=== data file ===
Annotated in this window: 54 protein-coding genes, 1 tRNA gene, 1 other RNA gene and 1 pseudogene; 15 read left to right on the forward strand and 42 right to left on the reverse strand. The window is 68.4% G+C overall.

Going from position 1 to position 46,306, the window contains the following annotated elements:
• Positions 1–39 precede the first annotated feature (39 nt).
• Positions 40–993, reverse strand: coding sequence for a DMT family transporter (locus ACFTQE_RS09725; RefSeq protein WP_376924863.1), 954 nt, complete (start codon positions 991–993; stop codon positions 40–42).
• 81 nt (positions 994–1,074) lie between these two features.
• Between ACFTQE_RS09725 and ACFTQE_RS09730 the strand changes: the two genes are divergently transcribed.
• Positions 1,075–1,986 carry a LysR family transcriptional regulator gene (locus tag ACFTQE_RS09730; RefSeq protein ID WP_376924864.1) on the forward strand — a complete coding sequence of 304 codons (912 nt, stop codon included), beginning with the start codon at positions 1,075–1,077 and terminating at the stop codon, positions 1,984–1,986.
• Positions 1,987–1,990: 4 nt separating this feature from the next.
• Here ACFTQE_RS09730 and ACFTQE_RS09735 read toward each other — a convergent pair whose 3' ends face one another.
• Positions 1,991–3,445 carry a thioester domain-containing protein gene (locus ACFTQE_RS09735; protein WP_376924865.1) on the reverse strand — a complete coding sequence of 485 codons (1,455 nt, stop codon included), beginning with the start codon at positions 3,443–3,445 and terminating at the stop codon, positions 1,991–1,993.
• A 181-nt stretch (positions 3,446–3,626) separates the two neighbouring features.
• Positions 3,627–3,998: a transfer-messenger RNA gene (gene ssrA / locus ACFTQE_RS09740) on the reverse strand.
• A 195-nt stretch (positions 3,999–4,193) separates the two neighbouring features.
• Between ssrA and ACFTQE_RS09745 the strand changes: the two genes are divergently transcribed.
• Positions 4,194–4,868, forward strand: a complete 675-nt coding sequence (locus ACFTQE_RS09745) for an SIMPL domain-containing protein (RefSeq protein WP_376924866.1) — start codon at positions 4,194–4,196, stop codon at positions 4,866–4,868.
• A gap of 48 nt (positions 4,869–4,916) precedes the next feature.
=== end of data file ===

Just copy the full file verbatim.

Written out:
Annotated in this window: 54 protein-coding genes, 1 tRNA gene, 1 other RNA gene and 1 pseudogene; 15 read left to right on the forward strand and 42 right to left on the reverse strand. The window is 68.4% G+C overall.

Going from position 1 to position 46,306, the window contains the following annotated elements:
• Positions 1–39 precede the first annotated feature (39 nt).
• Positions 40–993, reverse strand: coding sequence for a DMT family transporter (locus ACFTQE_RS09725; RefSeq protein WP_376924863.1), 954 nt, complete (start codon positions 991–993; stop codon positions 40–42).
• 81 nt (positions 994–1,074) lie between these two features.
• Between ACFTQE_RS09725 and ACFTQE_RS09730 the strand changes: the two genes are divergently transcribed.
• Positions 1,075–1,986 carry a LysR family transcriptional regulator gene (locus tag ACFTQE_RS09730; RefSeq protein ID WP_376924864.1) on the forward strand — a complete coding sequence of 304 codons (912 nt, stop codon included), beginning with the start codon at positions 1,075–1,077 and terminating at the stop codon, positions 1,984–1,986.
• Positions 1,987–1,990: 4 nt separating this feature from the next.
• Here ACFTQE_RS09730 and ACFTQE_RS09735 read toward each other — a convergent pair whose 3' ends face one another.
• Positions 1,991–3,445 carry a thioester domain-containing protein gene (locus ACFTQE_RS09735; protein WP_376924865.1) on the reverse strand — a complete coding sequence of 485 codons (1,455 nt, stop codon included), beginning with the start codon at positions 3,443–3,445 and terminating at the stop codon, positions 1,991–1,993.
• A 181-nt stretch (positions 3,446–3,626) separates the two neighbouring features.
• Positions 3,627–3,998: a transfer-messenger RNA gene (gene ssrA / locus ACFTQE_RS09740) on the reverse strand.
• A 195-nt stretch (positions 3,999–4,193) separates the two neighbouring features.
• Between ssrA and ACFTQE_RS09745 the strand changes: the two genes are divergently transcribed.
• Positions 4,194–4,868, forward strand: a complete 675-nt coding sequence (locus ACFTQE_RS09745) for an SIMPL domain-containing protein (RefSeq protein WP_376924866.1) — start codon at positions 4,194–4,196, stop codon at positions 4,866–4,868.
• A gap of 48 nt (positions 4,869–4,916) precedes the next feature.